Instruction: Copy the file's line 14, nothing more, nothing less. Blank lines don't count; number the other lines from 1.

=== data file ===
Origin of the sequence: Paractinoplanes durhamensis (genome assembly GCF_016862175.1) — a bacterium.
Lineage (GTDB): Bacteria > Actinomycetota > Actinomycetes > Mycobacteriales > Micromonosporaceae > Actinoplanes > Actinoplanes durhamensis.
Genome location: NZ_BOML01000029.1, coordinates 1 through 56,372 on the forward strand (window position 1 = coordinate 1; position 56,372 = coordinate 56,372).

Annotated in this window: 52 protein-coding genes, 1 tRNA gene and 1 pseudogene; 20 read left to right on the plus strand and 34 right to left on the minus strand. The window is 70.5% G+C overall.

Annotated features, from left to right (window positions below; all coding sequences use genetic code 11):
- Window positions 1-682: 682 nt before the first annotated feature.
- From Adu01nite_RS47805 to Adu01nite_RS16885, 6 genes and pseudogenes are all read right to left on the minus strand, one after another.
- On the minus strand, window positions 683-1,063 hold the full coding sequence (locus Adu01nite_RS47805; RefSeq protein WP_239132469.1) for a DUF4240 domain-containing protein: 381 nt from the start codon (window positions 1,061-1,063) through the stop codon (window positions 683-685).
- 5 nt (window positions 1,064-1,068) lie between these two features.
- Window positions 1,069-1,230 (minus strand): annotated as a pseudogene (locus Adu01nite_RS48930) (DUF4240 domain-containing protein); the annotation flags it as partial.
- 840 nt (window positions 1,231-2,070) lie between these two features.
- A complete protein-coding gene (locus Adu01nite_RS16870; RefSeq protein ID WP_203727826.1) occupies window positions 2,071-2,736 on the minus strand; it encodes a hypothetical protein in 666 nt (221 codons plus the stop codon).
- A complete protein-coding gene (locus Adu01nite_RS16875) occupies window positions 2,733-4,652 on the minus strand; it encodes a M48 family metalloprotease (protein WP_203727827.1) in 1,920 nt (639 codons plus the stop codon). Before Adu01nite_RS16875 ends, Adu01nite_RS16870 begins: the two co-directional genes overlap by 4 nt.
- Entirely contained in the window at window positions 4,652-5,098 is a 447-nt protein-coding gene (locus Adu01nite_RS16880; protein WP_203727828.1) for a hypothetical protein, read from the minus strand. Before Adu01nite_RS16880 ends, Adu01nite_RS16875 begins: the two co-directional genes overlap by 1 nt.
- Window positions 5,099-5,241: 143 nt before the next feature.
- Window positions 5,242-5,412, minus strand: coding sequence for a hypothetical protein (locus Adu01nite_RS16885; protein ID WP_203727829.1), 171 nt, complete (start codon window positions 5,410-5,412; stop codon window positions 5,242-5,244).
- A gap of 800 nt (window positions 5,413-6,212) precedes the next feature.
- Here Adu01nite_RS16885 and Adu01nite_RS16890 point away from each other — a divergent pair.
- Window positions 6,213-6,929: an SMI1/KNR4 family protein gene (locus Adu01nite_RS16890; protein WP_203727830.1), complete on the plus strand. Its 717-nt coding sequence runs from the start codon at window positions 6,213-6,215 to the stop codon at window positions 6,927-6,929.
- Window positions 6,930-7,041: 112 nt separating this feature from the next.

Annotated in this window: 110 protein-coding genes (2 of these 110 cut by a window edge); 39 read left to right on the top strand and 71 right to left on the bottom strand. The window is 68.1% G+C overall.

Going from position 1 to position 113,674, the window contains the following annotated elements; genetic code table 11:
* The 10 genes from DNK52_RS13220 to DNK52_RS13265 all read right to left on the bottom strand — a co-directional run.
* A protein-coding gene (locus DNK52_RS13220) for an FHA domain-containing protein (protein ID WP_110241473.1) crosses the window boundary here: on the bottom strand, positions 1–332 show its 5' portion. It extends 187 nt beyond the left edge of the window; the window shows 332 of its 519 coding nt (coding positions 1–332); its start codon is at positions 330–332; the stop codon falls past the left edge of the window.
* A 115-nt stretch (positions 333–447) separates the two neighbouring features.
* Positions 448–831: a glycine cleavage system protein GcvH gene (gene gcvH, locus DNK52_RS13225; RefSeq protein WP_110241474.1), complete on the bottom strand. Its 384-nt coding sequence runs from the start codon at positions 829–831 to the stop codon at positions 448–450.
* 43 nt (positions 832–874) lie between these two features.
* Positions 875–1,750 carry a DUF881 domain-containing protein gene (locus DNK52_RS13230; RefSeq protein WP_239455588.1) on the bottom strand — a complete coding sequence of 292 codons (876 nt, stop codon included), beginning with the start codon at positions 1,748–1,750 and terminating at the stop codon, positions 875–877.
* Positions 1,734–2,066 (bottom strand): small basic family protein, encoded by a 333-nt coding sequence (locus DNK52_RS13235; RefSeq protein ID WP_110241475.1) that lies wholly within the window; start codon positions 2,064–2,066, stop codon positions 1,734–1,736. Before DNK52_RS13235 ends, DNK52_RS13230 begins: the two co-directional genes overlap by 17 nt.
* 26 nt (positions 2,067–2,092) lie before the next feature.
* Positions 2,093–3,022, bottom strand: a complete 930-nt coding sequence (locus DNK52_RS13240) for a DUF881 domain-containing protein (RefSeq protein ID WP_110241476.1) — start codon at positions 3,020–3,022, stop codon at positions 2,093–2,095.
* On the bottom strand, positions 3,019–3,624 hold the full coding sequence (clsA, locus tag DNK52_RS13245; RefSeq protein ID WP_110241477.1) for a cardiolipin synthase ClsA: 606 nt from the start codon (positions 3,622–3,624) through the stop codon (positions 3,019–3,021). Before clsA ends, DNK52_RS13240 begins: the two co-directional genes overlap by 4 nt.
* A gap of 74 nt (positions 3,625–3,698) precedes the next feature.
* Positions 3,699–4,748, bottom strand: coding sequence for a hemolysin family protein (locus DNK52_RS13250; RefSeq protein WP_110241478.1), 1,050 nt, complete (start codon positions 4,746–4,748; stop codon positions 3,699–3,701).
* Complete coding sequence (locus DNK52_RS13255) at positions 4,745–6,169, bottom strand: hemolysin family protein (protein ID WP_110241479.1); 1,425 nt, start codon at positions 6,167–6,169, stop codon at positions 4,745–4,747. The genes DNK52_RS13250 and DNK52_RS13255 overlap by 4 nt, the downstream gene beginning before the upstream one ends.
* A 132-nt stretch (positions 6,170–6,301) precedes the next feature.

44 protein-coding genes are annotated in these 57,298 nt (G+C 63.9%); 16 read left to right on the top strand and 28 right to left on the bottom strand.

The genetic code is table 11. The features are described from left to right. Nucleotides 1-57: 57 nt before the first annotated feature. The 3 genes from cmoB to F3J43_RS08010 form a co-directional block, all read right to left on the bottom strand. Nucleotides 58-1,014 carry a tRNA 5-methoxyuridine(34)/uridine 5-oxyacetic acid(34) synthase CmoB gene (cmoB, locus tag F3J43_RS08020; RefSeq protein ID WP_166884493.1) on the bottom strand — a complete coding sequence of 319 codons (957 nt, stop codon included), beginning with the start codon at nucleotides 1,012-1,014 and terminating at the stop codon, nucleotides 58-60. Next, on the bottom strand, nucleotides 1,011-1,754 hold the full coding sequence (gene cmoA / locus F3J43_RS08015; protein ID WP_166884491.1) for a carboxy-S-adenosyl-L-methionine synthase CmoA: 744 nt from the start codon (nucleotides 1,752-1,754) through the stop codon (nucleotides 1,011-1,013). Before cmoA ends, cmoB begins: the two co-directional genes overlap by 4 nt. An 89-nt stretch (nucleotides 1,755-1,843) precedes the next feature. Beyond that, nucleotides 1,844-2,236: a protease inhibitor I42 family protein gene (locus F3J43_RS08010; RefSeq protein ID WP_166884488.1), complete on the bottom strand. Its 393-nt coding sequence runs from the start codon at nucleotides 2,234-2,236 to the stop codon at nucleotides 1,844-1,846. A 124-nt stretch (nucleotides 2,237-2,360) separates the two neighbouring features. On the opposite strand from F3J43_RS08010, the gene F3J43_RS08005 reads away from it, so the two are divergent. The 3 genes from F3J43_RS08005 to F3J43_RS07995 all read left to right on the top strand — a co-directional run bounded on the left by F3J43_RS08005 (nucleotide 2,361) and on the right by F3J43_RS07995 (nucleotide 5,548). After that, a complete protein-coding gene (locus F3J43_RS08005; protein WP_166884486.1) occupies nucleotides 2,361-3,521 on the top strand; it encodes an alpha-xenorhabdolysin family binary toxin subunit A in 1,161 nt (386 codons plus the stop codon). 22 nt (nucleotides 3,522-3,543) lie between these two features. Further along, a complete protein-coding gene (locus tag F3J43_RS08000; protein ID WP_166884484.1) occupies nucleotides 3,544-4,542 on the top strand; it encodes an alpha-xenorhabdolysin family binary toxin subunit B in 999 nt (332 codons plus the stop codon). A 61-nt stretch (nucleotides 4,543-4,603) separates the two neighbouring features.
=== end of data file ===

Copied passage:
- Entirely contained in the window at window positions 4,652-5,098 is a 447-nt protein-coding gene (locus Adu01nite_RS16880; protein WP_203727828.1) for a hypothetical protein, read from the minus strand. Before Adu01nite_RS16880 ends, Adu01nite_RS16875 begins: the two co-directional genes overlap by 1 nt.